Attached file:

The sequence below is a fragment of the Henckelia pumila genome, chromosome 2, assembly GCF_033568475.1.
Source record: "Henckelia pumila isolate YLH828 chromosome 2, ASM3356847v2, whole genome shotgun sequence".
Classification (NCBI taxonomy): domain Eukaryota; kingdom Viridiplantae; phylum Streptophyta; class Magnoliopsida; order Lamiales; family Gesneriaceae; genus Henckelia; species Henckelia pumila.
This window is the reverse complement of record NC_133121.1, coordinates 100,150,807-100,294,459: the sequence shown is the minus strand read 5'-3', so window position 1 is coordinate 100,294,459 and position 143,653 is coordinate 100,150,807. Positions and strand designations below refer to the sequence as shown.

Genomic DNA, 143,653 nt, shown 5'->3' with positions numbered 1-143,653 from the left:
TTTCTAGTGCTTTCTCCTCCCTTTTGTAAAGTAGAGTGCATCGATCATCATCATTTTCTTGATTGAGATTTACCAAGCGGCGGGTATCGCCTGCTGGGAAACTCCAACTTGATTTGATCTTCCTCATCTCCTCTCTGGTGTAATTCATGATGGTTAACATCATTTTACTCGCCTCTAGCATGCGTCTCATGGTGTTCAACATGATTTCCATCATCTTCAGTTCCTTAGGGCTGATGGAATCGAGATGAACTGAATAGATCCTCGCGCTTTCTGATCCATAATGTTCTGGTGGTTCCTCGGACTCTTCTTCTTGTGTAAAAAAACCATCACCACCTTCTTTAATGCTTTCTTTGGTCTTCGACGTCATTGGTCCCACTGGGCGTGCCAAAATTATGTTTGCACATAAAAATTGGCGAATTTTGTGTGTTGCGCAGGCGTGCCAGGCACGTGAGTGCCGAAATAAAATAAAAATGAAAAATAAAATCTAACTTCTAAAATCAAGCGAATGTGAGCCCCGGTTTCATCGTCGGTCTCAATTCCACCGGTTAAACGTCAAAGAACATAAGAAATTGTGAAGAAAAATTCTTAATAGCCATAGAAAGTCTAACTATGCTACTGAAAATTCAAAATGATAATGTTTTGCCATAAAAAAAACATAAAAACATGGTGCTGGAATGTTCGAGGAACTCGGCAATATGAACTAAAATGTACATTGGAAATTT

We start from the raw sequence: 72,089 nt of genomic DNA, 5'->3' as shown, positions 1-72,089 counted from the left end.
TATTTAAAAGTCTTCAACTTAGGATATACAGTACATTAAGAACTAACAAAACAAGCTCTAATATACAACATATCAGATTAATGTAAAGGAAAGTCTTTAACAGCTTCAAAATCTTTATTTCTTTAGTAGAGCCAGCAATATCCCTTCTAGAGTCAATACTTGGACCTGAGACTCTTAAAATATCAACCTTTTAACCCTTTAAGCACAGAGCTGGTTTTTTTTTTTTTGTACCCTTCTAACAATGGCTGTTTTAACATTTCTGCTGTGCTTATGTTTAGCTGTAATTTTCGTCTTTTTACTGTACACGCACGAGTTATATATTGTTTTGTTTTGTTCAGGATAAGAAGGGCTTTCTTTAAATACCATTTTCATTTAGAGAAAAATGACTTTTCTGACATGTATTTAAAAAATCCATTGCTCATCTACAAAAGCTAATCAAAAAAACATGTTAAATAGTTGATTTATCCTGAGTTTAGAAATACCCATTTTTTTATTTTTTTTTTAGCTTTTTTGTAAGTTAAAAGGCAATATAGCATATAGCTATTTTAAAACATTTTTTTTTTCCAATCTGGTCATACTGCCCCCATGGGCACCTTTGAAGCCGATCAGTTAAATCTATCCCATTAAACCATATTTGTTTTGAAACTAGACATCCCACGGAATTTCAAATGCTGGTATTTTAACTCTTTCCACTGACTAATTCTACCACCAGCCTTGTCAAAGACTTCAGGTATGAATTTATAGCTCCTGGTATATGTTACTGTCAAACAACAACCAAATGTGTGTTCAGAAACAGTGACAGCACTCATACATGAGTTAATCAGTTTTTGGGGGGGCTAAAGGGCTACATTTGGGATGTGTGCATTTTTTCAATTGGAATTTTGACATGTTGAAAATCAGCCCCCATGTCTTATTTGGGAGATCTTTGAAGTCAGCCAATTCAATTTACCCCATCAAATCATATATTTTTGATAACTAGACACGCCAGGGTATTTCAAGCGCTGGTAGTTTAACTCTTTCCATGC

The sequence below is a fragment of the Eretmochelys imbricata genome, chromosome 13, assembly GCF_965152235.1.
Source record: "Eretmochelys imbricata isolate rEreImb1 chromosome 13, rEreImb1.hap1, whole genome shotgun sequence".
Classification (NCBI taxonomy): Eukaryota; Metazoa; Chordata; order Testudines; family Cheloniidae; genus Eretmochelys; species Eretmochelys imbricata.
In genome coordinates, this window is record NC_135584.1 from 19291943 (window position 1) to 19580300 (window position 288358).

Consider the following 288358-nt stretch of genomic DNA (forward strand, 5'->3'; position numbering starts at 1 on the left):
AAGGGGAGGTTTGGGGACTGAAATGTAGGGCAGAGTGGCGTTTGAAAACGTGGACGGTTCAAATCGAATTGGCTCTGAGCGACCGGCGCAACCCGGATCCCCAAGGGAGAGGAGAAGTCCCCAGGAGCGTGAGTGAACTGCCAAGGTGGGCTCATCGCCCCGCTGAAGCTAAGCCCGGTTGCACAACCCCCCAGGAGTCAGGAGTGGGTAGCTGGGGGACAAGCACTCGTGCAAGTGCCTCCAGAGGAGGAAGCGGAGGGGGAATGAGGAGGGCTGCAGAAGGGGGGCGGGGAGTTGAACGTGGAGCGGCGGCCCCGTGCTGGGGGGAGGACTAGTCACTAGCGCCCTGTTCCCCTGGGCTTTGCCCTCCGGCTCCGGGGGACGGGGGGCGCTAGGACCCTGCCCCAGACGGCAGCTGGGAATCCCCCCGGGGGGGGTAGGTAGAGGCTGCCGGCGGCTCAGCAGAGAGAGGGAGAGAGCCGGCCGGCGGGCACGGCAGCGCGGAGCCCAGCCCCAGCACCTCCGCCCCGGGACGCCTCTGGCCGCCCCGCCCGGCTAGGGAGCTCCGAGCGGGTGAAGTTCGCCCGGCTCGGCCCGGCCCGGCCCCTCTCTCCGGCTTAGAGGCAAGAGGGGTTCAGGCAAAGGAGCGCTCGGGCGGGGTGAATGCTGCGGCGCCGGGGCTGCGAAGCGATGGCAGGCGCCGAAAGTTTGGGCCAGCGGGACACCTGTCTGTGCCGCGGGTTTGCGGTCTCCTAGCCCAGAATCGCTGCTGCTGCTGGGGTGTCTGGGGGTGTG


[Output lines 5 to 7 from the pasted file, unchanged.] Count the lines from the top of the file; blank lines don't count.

Genomic DNA, 143,653 nt, shown 5'->3' with positions numbered 1-143,653 from the left:
TTTCTAGTGCTTTCTCCTCCCTTTTGTAAAGTAGAGTGCATCGATCATCATCATTTTCTTGATTGAGATTTACCAAGCGGCGGGTATCGCCTGCTGGGAAACTCCAACTTGATTTGATCTTCCTCATCTCCTCTCTGGTGTAATTCATGATGGTTAACATCATTTTACTCGCCTCTAGCATGCGTCTCATGGTGTTCAACATGATTTCCATCATCTTCAGTTCCTTAGGGCTGATGGAATCGAGATGAACTGAATAGATCCTCGCGCTTTCTGATCCATAATGTTCTGGTGGTTCCTCGGACTCTTCTTCTTGTGTAAAAAAACCATCACCACCTTCTTTAATGCTTTCTTTGGTCTTCGACGTCATTGGTCCCACTGGGCGTGCCAAAATTATGTTTGCACATAAAAATTGGCGAATTTTGTGTGTTGCGCAGGCGTGCCAGGCACGTGAGTGCCGAAATAAAATAAAAATGAAAAATAAAATCTAACTTCTAAAATCAAGCGAATGTGAGCCCCGGTTTCATCGTCGGTCTCAATTCCACCGGTTAAACGTCAAAGAACATAAGAAATTGTGAAGAAAAATTCTTAATAGCCATAGAAAGTCTAACTATGCTACTGAAAATTCAAAATGATAATGTTTTGCCATAAAAAAAACATAAAAACATGGTGCTGGAATGTTCGAGGAACTCGGCAATATGAACTAAAATGTACATTGGAAATTT

We start from the raw sequence: 72,089 nt of genomic DNA, 5'->3' as shown, positions 1-72,089 counted from the left end.